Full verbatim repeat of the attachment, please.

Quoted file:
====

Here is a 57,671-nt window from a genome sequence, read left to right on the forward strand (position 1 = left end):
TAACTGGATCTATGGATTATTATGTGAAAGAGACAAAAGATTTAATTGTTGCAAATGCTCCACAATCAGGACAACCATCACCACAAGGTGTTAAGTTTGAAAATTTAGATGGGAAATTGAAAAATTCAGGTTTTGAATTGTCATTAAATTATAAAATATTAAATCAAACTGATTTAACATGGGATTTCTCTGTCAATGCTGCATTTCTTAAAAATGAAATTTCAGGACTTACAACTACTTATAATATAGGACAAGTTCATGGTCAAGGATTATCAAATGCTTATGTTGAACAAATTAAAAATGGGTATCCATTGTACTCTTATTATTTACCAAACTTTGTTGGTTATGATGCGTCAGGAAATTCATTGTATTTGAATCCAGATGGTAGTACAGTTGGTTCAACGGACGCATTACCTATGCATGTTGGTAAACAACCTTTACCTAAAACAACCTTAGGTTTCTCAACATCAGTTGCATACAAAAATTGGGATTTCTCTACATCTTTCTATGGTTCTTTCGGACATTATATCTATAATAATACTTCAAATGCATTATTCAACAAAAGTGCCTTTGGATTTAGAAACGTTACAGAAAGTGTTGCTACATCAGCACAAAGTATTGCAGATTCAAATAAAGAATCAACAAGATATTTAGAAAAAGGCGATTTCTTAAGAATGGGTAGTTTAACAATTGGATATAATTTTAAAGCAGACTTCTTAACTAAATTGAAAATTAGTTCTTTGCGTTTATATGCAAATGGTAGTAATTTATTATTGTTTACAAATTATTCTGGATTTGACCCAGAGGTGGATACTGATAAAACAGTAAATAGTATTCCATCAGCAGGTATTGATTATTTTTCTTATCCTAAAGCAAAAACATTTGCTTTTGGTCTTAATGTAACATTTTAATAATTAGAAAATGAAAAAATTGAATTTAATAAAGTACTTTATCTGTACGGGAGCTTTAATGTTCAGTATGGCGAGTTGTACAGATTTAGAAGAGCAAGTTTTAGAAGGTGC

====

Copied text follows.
Here is a 57,671-nt window from a genome sequence, read left to right on the forward strand (position 1 = left end):
TAACTGGATCTATGGATTATTATGTGAAAGAGACAAAAGATTTAATTGTTGCAAATGCTCCACAATCAGGACAACCATCACCACAAGGTGTTAAGTTTGAAAATTTAGATGGGAAATTGAAAAATTCAGGTTTTGAATTGTCATTAAATTATAAAATATTAAATCAAACTGATTTAACATGGGATTTCTCTGTCAATGCTGCATTTCTTAAAAATGAAATTTCAGGACTTACAACTACTTATAATATAGGACAAGTTCATGGTCAAGGATTATCAAATGCTTATGTTGAACAAATTAAAAATGGGTATCCATTGTACTCTTATTATTTACCAAACTTTGTTGGTTATGATGCGTCAGGAAATTCATTGTATTTGAATCCAGATGGTAGTACAGTTGGTTCAACGGACGCATTACCTATGCATGTTGGTAAACAACCTTTACCTAAAACAACCTTAGGTTTCTCAACATCAGTTGCATACAAAAATTGGGATTTCTCTACATCTTTCTATGGTTCTTTCGGACATTATATCTATAATAATACTTCAAATGCATTATTCAACAAAAGTGCCTTTGGATTTAGAAACGTTACAGAAAGTGTTGCTACATCAGCACAAAGTATTGCAGATTCAAATAAAGAATCAACAAGATATTTAGAAAAAGGCGATTTCTTAAGAATGGGTAGTTTAACAATTGGATATAATTTTAAAGCAGACTTCTTAACTAAATTGAAAATTAGTTCTTTGCGTTTATATGCAAATGGTAGTAATTTATTATTGTTTACAAATTATTCTGGATTTGACCCAGAGGTGGATACTGATAAAACAGTAAATAGTATTCCATCAGCAGGTATTGATTATTTTTCTTATCCTAAAGCAAAAACATTTGCTTTTGGTCTTAATGTAACATTTTAATAATTAGAAAATGAAAAAATTGAATTTAATAAAGTACTTTATCTGTACGGGAGCTTTAATGTTCAGTATGGCGAGTTGTACAGATTTAGAAGAGCAAGTTTTAGAAGGTGC